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Work Dish cover
Department of Decorative Arts: 18th century: rococo
18th century: rococo
Destroyed by the Lisbon earthquake of 1755, the royal plate of Portugal had to be replaced. King José I of Portugal (1714-1777) turned to the French goldsmith François-Thomas Germain (1726-1791), who produced the most spectacular set in Europe. This commission is the largest that was ever awarded by the Portuguese sovereigns to the goldsmiths of the kings of France. The dish-cover in the Louvre bears witness to the sumptuousness of this service as well as the virtuosity of the goldsmith.
A dish cover with a hunting theme
This monumental work comprises an oval, ten-lobed, fluted base-plate, upon which is set a rocky hillock topped with a stump. Near the stump, which may well evoke the devastation of the earthquake, crouches a hound with the spoils of the hunt: in front of it, three dead birds and, behind it, another bird and a dead rabbit. From the stump hang a net, a hunting horn, a dead hare, and a game basket. Scattered over the hillock are the vegetables used to season the sauce for game: mushrooms, onions, pickles. The handles are formed by the net on one side and a rootstock on the other. The hunting theme is recurrent in the table services of the early eighteenth century, an allusion to aristocratic sport and royal courts, but also an evocation of the fare presented.
The table service of José I of Portugal
On November 1, 1755, an earthquake devastated the city of Lisbon, destroying buildings as well as the royal plate commissioned by João V of Portugal (1689-1750) to Thomas Germain (circa 1673-1748). The son of João V, King José I of Portugal (1714-1777) sought to restore the royal dishware. With this aim he turned to François-Thomas Germain (1726-1791), Thomas's son. Germain had envisaged four services for use "à la française", according to which all the dishes were brought to the table at the same time. To ensure the execution of this huge commission, Germain had more than a hundred craftsmen enrolled in his workshop at the Louvre palace. Having gone bankrupt in 1765, Germain could not complete the commission and never delivered the fourth service. Nevertheless, approximately 1,200 pieces arrived in Lisbon. Portugal today conserves an impressive number of works, and others are in Metropolitan Museum of New York, the Musée des Arts Décoratifs in Paris, and the Louvre. It was of course an ostentatious service, inaugurated at the time of the crowning of the new queen, the daughter of José I, in 1777.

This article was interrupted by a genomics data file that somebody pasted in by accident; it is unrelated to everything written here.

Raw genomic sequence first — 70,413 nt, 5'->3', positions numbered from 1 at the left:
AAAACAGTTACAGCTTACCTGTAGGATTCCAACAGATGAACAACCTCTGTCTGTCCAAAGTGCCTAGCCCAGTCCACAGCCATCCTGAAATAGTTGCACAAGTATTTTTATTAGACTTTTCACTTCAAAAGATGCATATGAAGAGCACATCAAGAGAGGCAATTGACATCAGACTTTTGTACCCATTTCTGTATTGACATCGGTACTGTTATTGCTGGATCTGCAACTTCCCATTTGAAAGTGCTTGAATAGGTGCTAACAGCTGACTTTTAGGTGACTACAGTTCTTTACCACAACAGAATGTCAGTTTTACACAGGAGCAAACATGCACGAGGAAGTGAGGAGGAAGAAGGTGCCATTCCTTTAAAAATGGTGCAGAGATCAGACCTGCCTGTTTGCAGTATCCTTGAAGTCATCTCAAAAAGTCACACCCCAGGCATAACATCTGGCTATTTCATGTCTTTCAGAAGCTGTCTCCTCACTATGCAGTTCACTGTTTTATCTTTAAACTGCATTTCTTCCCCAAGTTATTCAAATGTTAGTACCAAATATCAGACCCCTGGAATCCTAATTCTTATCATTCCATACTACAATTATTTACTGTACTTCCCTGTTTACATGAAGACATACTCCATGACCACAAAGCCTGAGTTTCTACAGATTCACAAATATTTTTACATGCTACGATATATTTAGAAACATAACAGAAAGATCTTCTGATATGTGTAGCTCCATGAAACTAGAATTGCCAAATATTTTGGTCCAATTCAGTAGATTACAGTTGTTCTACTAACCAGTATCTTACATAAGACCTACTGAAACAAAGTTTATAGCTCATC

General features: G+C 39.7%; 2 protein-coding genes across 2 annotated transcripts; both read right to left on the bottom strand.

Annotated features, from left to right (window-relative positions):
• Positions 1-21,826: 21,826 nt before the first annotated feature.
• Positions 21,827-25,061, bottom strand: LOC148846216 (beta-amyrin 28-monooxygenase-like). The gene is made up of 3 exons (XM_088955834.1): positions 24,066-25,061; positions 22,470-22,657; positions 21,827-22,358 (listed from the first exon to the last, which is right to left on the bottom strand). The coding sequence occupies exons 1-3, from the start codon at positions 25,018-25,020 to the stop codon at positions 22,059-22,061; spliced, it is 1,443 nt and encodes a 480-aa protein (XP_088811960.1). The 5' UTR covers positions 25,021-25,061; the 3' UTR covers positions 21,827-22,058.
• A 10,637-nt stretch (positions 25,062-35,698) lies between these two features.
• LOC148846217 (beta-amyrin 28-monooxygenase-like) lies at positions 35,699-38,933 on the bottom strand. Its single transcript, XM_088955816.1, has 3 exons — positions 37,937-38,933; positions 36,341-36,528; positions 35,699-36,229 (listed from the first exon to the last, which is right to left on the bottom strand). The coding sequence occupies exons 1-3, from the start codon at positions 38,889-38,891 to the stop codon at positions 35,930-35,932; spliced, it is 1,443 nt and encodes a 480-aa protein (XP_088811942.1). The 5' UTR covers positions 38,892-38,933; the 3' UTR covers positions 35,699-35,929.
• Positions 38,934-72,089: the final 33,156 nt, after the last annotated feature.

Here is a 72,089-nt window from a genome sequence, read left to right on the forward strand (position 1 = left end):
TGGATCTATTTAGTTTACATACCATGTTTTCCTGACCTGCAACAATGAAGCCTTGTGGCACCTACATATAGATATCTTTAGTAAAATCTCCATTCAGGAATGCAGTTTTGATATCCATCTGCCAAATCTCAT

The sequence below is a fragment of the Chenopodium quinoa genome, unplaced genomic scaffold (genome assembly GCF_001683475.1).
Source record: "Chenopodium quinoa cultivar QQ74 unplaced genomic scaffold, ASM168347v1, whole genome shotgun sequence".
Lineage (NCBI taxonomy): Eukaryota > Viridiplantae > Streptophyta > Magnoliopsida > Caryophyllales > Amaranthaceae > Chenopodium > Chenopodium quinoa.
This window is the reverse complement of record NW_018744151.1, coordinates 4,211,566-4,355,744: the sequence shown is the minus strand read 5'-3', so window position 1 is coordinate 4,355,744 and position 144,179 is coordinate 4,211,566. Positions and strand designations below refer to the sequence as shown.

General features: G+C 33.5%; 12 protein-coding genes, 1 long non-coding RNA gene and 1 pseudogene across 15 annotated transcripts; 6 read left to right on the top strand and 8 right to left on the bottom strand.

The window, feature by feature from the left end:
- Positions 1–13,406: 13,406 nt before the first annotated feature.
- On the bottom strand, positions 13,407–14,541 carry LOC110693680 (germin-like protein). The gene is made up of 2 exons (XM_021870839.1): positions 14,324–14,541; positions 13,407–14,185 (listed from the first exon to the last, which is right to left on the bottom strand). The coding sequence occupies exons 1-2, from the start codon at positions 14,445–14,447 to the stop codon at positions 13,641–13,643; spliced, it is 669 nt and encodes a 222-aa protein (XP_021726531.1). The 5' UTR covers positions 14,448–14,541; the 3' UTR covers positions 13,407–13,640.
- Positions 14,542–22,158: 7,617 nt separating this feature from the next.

The height of a decorative theme
Recourse to the vocabulary of the chase was not new to goldsmithing: in 1733-34 Thomas Germain decorated the pot lids of the Penthièvre-Orléans service with hunting scenes. This theme was developed further, when, twenty years later, the dish-covers produced by Edme-Pierre Balzac and Antoine-Sebastien Durand for the same service were adorned with sculpted decoration in the round that illustrated animal life in the forest. The idea is again taken up here by François-Thomas Germain in this pyramidal composition of elegant and fanciful lines. The exuberant and gracious forms, like the abundance of decorative detail, are characteristic of the rise of the Rocaille style in goldsmithing, a few years before a return to purer lines, inspired by antiquity, of which Germain would incidentally become one of the instigators.
BibliographyJean-Pierre Babelon, Versailles et les tables royales en Europe, Paris, Éditions de la Réunion des musées nationaux, 1993, pp. 303-310
François-Thomas GERMAIN (1726 - 1791)
H. : 47,50 cm. ; l. : 57,30 cm. ; Pr. : 53,60 cm.
Acquis en 1983 , 1983
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